Jessie Zevalkink and her fiancé Luke Yeates, sailed from her house to his - 4,800 North Atlantic miles from Michigan to Cornwall
Luke asked me marry him. My feet didn’t touch the ground, I was airborne in saying yes. Within a month we were discussing sailing trips, big sailing trips, the kind of trips that people spend lifetimes planning. Luke is the kind of guy who chases big ideas. He tackles them and they become his reality. His athleticism in this department is impressive.
I was never hankering to cross an ocean. It rested on my mind as a possibility but it wasn’t eating me, in fact I probably had to be gently sold on the idea.
Luckily for Luke, he is a salesman, and a damn good one. My perspective on sailing oceans changed in meeting someone who had an admirable passion for the sea, and a confident familiarity with handling its multiple personalities. I began to think that I, too, had a small fraction of what he had. We had barely sailed together, but knew that we needed to.
I grew up as a leisurely passenger aboard Desireé, my father’s 1962 Pearson Invicta, sailing the Great Lakes. Then, I had no interest whatsoever in the action of sailing, purely catching rays and swimming to land. It wasn’t until five years ago that I sailed a boat alone for the first time. I bought a 1979 Cal 27 with one of my best friends, and we dreamed of taking it to the Bahamas.
Luke had his first taste of sailing as a kid growing up in New Zealand. The first time Luke sailed an Optimist he decided sailing was all he ever wanted to do. He forged sick notes and skipped school to go sailing. As a 12-year-old, he would disappear for lengthy afternoons sailing, much to the annoyance of his family, as he never told them where he was sailing and when he planned to return. He became obsessed, with racing in particular.
I remember the first night I met Luke, at the Annapolis Boat Show. There may have been tequila involved but one conversation I recall was sobering. Luke and a friend had sailed a Hobie cat around Britain at 21 years old, setting a speed record on the way. I understood his extremity; his pushing of boundaries, which made me feel like I had yet to push mine, even though I thought I already had. Simply imagining being on the trampoline of a Hobiefor 28 days straight, soaking wet and freezing, had my mind ping-ponging with questions. I wanted to know everything.
In agreeing to spend the rest of my life with Luke there was no question about my future on the ocean. When I realised what ingredients we had laid out in front of us, I pitched him my brilliant idea: “Let’s sail from my house to your house, Michigan to England, before we get married. The ultimate premarital test!”
I didn’t even have to finish the pitch before Luke was speaking in numbers, routes, seasons, and logistics. I sat my father down and chose my words wisely: “Dad, can we sail your boat to England?”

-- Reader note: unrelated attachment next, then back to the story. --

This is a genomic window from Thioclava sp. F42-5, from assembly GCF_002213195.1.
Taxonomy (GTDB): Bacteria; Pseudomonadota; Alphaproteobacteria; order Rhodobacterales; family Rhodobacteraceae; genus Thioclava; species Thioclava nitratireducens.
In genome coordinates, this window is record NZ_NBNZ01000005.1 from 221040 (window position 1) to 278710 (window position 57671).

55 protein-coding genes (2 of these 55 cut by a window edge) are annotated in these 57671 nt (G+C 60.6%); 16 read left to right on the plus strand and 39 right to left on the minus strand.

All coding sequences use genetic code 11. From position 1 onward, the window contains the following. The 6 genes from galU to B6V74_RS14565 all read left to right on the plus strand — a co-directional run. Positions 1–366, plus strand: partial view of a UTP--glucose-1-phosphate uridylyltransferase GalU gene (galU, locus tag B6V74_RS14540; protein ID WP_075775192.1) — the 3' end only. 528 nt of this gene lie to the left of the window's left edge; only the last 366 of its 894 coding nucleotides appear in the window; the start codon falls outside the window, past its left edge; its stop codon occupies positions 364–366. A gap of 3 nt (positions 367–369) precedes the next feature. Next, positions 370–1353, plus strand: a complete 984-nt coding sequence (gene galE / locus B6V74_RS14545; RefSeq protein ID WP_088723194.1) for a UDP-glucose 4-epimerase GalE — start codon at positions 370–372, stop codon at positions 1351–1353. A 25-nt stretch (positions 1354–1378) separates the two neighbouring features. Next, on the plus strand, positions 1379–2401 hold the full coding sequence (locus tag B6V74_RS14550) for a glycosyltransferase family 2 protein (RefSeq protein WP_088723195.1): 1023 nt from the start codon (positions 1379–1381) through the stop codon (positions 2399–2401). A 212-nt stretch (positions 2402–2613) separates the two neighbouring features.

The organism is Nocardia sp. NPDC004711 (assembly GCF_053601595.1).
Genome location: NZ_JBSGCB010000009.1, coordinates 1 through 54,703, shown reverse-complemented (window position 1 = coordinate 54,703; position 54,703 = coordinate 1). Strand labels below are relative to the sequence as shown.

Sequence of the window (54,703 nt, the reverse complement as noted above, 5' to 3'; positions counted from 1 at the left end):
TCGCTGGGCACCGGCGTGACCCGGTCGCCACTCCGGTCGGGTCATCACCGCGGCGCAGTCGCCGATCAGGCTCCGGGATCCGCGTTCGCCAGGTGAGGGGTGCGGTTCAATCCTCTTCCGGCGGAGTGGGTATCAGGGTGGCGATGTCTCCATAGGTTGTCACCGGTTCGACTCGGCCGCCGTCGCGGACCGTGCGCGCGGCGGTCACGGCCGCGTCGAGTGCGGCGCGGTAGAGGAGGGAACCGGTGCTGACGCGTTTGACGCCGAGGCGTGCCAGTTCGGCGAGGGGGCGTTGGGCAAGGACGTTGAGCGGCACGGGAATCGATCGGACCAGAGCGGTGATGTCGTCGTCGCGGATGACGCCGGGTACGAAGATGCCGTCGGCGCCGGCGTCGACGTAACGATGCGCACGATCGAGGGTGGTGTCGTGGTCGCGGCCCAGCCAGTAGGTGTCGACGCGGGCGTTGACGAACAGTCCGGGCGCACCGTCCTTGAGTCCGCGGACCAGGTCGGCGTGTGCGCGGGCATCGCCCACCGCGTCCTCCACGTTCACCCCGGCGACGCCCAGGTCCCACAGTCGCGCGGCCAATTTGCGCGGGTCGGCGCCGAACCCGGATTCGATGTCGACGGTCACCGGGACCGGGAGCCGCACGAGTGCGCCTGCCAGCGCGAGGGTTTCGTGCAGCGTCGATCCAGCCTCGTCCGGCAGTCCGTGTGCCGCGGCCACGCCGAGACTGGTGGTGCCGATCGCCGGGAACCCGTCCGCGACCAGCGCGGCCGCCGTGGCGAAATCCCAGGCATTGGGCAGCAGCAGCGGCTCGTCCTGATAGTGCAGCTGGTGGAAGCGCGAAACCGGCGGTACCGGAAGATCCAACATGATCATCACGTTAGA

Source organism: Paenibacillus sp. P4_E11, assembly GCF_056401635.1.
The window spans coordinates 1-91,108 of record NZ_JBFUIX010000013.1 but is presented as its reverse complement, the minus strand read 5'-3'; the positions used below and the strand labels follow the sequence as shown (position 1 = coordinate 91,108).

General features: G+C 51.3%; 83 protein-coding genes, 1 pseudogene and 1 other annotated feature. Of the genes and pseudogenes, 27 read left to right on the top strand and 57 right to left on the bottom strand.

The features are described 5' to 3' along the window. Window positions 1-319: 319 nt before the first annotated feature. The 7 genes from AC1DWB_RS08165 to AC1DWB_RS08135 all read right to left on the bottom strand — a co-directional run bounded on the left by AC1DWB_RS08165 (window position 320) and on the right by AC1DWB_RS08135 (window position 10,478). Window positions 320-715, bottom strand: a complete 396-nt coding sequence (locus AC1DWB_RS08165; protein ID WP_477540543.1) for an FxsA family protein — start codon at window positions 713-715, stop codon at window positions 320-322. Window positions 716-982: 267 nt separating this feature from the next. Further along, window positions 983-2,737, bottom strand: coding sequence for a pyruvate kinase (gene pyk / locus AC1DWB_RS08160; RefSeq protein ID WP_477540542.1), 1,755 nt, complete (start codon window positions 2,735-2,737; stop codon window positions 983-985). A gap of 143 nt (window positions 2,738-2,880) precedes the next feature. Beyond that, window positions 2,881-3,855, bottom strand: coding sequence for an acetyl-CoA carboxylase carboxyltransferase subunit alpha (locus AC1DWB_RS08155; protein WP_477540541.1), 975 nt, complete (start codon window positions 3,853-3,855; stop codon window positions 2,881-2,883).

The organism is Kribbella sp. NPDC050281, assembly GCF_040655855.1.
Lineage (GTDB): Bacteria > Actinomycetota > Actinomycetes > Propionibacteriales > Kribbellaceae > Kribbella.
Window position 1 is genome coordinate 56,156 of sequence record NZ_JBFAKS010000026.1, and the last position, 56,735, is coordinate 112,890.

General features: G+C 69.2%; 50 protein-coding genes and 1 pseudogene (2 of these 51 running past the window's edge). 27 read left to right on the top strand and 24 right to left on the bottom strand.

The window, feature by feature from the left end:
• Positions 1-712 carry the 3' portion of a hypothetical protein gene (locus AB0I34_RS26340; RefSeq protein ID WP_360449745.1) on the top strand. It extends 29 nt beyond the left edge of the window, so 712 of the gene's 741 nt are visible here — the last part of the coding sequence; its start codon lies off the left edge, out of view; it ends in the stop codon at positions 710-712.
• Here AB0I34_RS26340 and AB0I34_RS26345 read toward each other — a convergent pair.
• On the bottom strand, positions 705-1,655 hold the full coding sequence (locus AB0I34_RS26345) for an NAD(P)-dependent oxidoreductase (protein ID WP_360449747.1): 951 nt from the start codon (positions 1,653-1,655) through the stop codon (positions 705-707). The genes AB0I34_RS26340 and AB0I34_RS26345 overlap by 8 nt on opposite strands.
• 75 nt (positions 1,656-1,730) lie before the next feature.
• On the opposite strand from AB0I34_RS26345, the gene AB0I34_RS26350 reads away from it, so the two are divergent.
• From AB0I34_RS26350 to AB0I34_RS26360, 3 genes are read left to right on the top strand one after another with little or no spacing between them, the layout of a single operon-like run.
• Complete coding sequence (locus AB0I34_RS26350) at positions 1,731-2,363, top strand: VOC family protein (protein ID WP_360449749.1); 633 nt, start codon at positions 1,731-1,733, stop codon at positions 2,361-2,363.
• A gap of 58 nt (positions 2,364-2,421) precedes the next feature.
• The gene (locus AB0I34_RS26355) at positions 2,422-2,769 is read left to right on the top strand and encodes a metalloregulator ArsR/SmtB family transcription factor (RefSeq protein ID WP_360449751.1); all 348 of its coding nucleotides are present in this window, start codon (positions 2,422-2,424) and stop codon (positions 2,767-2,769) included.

Desireéis solid, built by wooden boatbuilders during the early days of glass. She is a beautiful design tastefully crafted by Bill Tripp Jr. She is a yawl rig with long overhangs, a big, full bow and a lovely counter stern, with sweeping sheer lines and low freeboard.
Luke was in love with the demi bulwarks with their mahogany cap rail, essential for keeping all lines on board, not to mention having stopped both of us from sliding off the deck on several occasions. She was designed for the Newport to Bermuda Race, which her sistership won back in the Sixties. This was the first glassfibre design to win an offshore race anywhere. It was guaranteed the boat would be fast and strong enough for any ocean.
The never-ending job list began. Inside an ice-cold storage unit during a northern Michigan winter, we prepped Desireéto cross the Atlantic. With numb fingers we installed self-steering, solar, AIS, a new head, and pieced together a newly rebuilt engine.
We measured the rig for new sails, installed an inner forestay… and the list went on and on. By spring’s first thaw, we launched her and sailed away on 17 April, just a few degrees above freezing.
Our route took us across four of the choppy and unpredictable Great Lakes, out through the ripping currents of the St Lawrence Seaway and into the Atlantic Ocean.
We were to cross the North Atlantic from St Johns in Newfoundland to Falmouth, south-west England. I had never been so terrified and never wanted something so badly. Planning and executing this voyage took everything we had mentally, physically, emotional, and financially. Our relationship orbited Desireé, our conversation rarely straying from the Atlantic Ocean. We were completely consumed.
It took one month to get out of the Great Lakes and over to Montreal, a wicked and arctic experience of frosty decks with both water and air temperatures just a few degrees above freezing. The Great Lakes were fierce, but my motivation to sail the boat to the ocean was to gain the confidence and to prepare for conditions that we expected to be much fiercer.
Heading for ‘Iceberg Alley’
Sailing double-handed on a classic boat was demanding. Our first night out of Quebec City we had to short tack up a narrow shipping channel, all hands required on deck. With 9 knots of current and ships navigating the channel, we both remained awake until the following day. Progress was hampered on several occasions, by headwind gales and wicked tidal currents pushing and shoving us as they pleased. Time was ticking away and we were far behind our ambitious schedule that had been based around career obligations. ‘Iceberg Alley’ was up next, and it was not the place to be rushing.
We opted to sail without radar, agreeing it was just another distraction, another drain on the battery, and another excuse for our eyes not to be on the horizon. A controversial decision? Yes. We entered the iceberg zone on the south coast of Newfoundland where seven bergs had been reported. The sun had set, and I disliked that night more than any other. It was foggy and windy, the kind of fog that messes with your mind. We turned off our running lights to eliminate the back glow, in hopes of seeing just a few more feet ahead of the bow. We dropped all canvas apart from two reefs in the main to slow down. Lightning flashed twice a minute but there was nothing to see besides birds circling, fog, wind, and blackness.